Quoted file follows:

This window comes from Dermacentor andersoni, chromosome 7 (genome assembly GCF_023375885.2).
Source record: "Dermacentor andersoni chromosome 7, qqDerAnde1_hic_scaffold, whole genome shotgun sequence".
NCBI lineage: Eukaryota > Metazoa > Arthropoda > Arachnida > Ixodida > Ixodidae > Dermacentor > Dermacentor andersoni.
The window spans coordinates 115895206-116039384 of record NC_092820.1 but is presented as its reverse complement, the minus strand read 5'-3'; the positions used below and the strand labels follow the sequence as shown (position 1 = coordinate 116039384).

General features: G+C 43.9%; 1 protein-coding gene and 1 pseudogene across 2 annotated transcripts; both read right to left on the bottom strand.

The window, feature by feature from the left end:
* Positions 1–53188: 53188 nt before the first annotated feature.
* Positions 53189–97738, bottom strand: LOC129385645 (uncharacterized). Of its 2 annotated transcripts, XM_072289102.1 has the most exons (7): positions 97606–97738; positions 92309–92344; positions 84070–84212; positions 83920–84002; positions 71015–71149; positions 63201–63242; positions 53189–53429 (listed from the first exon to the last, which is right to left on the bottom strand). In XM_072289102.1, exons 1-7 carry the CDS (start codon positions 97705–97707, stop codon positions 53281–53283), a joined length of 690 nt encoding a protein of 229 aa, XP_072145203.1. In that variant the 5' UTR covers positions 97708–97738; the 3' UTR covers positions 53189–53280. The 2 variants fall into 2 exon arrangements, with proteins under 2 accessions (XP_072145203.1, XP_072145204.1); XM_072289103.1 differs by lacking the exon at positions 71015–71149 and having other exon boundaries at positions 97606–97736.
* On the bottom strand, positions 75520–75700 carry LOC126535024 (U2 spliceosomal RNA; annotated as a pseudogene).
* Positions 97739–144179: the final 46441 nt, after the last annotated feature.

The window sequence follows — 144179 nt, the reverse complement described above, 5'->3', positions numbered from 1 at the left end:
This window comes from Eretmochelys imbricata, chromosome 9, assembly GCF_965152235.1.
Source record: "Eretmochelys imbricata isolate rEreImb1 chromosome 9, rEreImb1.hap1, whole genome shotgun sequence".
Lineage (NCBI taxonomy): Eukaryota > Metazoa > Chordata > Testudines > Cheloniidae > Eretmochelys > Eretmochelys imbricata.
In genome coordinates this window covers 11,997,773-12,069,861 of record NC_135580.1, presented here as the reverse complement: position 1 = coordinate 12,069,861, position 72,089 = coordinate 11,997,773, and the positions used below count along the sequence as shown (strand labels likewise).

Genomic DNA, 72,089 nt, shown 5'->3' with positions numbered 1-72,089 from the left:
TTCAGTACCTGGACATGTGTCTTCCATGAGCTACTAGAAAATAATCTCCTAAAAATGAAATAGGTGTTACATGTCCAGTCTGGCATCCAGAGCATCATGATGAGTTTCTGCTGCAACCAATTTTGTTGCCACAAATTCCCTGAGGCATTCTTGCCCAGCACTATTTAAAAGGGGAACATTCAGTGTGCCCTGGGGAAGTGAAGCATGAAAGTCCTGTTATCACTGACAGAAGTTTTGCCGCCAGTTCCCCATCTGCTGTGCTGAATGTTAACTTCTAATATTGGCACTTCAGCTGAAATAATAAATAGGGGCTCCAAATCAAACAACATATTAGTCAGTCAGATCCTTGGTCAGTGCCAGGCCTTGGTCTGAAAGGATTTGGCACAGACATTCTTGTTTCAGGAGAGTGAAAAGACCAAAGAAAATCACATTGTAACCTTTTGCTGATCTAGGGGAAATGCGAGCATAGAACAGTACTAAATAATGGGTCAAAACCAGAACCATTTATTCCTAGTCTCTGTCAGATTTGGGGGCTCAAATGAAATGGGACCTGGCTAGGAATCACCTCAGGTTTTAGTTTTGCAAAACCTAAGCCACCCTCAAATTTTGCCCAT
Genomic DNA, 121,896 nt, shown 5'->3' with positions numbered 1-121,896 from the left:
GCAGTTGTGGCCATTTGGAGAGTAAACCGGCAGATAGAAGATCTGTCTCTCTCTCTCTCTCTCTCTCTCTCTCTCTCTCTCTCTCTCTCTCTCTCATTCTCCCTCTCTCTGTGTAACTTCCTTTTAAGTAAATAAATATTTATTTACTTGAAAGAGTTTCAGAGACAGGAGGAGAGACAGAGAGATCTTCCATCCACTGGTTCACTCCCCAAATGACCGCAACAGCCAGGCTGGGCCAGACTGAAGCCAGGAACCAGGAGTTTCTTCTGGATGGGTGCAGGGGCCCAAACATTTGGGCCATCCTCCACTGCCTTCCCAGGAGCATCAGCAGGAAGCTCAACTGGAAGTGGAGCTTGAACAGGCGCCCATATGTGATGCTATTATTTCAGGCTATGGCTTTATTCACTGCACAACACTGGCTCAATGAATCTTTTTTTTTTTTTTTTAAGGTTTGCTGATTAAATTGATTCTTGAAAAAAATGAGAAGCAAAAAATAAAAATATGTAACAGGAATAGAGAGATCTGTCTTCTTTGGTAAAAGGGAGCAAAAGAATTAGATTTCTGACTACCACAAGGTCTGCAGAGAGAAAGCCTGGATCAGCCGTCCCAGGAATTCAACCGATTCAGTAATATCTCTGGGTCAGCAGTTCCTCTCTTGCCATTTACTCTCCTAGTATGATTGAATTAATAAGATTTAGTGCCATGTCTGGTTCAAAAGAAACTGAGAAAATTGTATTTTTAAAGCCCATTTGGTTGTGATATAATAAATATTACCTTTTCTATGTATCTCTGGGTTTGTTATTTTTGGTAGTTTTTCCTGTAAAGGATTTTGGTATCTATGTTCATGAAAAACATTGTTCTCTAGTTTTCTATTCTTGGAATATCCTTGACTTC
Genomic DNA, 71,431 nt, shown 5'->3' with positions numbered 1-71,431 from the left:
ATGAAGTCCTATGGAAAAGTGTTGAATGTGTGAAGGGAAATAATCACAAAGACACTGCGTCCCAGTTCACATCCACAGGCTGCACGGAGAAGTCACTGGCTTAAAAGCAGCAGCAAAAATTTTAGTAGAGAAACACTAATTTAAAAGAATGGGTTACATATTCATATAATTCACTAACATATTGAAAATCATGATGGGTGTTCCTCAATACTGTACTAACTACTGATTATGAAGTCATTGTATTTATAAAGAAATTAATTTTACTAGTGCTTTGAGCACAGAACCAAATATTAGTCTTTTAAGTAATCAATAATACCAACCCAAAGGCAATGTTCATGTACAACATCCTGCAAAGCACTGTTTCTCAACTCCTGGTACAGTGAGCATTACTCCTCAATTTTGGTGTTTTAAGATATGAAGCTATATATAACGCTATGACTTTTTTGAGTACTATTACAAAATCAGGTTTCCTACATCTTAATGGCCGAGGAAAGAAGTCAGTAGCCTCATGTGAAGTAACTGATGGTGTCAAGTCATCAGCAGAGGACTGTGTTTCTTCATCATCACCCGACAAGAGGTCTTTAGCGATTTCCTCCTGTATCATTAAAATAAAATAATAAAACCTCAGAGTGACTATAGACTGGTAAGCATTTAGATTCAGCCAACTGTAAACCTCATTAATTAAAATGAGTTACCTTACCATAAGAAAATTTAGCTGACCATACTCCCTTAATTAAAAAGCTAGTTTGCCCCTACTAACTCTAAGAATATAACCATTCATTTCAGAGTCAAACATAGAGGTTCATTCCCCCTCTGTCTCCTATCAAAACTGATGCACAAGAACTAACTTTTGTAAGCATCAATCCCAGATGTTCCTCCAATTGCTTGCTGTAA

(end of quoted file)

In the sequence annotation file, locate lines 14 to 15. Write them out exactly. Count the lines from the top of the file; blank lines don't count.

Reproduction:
Lineage (NCBI taxonomy): Eukaryota > Metazoa > Chordata > Testudines > Cheloniidae > Eretmochelys > Eretmochelys imbricata.
In genome coordinates this window covers 11,997,773-12,069,861 of record NC_135580.1, presented here as the reverse complement: position 1 = coordinate 12,069,861, position 72,089 = coordinate 11,997,773, and the positions used below count along the sequence as shown (strand labels likewise).